This has a huge impact, at least for me. It allows me to easily grasp what can be a very slippery topic. It gives me something physical that I can picture and describe. It gives me a specific target to aim for in the work I do for my client. It gives me a tool to visually communicate a fuzzy concept to a team and to my clients. What’s more, it shows my client how I can be of greater service to him by helping to design the entire memory model.

This takes me out of my traditional narrow designer’s role and puts me in a place where I can have a wider impact on his business practice. This is a very good thing. The skills I’ve learned as a designer apply to designing the whole memory model. I’ll get into that in more detail in upcoming articles.

I’m going to be exploring this in a fair bit of detail in the next couple of days. I’m going to work through the process of building and visualizing a brand’s mental model. The goal here is to come up with something useful that we can all use in our day to day working lives. If you have something to contribute, please use the comments, or send me an email to peter at flashlightdesign dot com

What is a brand?

_Edited and updated April 21 2005. Originally posted yesterday._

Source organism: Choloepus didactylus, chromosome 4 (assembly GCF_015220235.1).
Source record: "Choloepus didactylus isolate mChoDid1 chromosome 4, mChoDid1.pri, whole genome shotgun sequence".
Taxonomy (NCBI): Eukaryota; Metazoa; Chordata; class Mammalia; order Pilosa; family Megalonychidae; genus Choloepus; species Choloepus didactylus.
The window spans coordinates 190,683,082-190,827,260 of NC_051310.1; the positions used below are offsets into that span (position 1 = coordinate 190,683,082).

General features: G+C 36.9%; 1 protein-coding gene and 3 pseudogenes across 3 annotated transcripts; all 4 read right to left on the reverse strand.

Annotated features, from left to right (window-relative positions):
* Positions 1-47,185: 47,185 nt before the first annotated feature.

I’ve just read the most concise definition of *brand* over at “A Clear Eye”: To quote:

bq. A brand is the expectation of someone or something delivering a certain feeling by way of an experience.

– end of original post.

Well, 24 hours have passed, and I’ve had a chance to digest this. I had one of those *a ha!* moments in the shower, and nearly cut myself shaving. Two separate ideas suddenly clicked, and my understanding of each deepened as a result.

I’m in the process of reading a book called On Intelligence by Jeff Hawkins (the fellow who invented the Palm Pilot, amongst many other things). In it, he proposes a new model for understanding _how_ we are smart. In essence, he states that we hold models of experiences in our memory, and that we compare incoming stimuli against those models to determine, well, everything. In turn, each incoming stimulus affects the shape and content of the memory model – it’s a dynamic relationship.

His proposal is fascinating, and based on years of research. It’s not without controversy, as it flies in the face of conventional neuroscience. I certainly _seems_ to make sense. We’ll have to wait a few years for confirmation to be certain. Never the less, his model and the definition of brand above mesh together perfectly, and are applicable today.

Think of a brand as the collection of all experiences one associates with a given thing. As a business owner or marketer, one would want to ensure that *all* the experiences delivered were appropriate to one’s goals. In this way, the model built in the customer’s memory would match your intentions, and a positive brand model would be built. Ongoing interactions should reinforce that model, ensuring a positive brand experience.